Twitchhiker | Paul Smith's travel tales from here and there


The Englishman who went up a hill

Today was the first day of voting for The Twitchhiker Challenge – five days of what is likely to involve strenuous exercise, blisters and occasional loud swearing. Every day next week I’ll be attempting a new activity in North East England, and today the good people of Twitter voted on the first, which I’ll turn my hand to next Monday.

From my time travelling in March (that should read time spent travelling, disappointingly), I learnt that if there’s an easy way to do something, and a way that’ll cause me the most pain and suffering, then Twitter prefers to choose the more “life-enhancing” of the two. So when the Adventure Generator provided the opportunity to shoot guns, drive like a maniac or spend three hours walking up hills, it was obvious which would top the list:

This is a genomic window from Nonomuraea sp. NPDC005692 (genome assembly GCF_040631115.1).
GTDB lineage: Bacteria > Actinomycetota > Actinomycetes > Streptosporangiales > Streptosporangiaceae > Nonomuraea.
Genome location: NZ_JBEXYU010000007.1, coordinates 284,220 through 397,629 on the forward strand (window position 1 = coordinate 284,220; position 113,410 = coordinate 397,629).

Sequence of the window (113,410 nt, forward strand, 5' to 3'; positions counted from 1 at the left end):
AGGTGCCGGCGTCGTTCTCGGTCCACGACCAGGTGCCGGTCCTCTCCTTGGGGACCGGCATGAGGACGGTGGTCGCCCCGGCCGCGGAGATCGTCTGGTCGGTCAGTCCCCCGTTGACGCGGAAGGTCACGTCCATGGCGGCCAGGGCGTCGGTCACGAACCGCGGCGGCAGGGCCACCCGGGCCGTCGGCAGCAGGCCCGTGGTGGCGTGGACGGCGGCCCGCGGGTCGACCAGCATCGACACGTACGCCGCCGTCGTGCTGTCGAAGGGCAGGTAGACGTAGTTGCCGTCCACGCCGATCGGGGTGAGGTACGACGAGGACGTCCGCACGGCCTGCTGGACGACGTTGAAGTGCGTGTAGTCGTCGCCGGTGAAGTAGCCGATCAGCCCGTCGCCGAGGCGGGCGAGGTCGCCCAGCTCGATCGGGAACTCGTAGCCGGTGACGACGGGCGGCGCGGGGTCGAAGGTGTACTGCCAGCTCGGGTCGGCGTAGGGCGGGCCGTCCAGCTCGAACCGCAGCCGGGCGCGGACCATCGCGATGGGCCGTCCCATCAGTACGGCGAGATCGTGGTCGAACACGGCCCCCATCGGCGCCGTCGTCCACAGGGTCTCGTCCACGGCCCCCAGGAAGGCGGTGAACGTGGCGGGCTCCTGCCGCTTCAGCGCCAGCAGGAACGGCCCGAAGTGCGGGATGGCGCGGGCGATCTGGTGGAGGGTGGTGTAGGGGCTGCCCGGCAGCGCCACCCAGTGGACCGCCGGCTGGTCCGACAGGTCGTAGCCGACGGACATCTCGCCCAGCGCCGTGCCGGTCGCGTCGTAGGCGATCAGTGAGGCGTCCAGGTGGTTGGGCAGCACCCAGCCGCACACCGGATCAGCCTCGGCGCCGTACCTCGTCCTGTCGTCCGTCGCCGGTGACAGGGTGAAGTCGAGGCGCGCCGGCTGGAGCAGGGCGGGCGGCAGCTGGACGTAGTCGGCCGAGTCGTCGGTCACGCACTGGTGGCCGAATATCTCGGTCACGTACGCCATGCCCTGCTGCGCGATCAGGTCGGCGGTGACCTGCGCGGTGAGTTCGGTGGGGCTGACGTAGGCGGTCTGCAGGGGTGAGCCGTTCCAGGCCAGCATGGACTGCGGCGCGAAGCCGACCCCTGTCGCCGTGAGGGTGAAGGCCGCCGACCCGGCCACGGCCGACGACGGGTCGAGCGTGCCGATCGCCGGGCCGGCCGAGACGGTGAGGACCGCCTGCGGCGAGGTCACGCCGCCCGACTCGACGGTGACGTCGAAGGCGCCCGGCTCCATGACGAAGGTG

The Twitchhiker Challenge - Monday's vote

Next Monday I’ll be hauling myself up Roseberry Topping in the Tees Valley, and in all honesty I’m looking forward to it. Growing up in the South of County Durham, I’ve spied this thrusting jut of rock on the horizon since I was a kid but never climbed it.

Older than the dinosaurs by a clear 100 million years, it’s been inhabited by mankind since before the Bronze Age. Roseberry Topping was named by the Vikings who settled in the area, and formed part the landscape enjoyed by Captain James Cook in his childhood. The history of this place is as breathtaking as the views:

Twitchhiker - Roseberry Topping

It’s not a particularly difficult climb, and the suggested route is only four miles long. Having said that, I’ve already started training this afternoon, by having just three sausages for tea, instead of four. I’ll be jogging to the summit, don’t you worry.


2 Comments so far
Leave a comment

Darn… if I wasn’t in Corfu next week I might have volunteered to join you. I’ve always fancied wandering up Roseberry Topping, mostly because it sounds like a kind of dessert.

Comment by JackP

At this moment, I can think of no better reason to climb up a hill.

Comment by Paul




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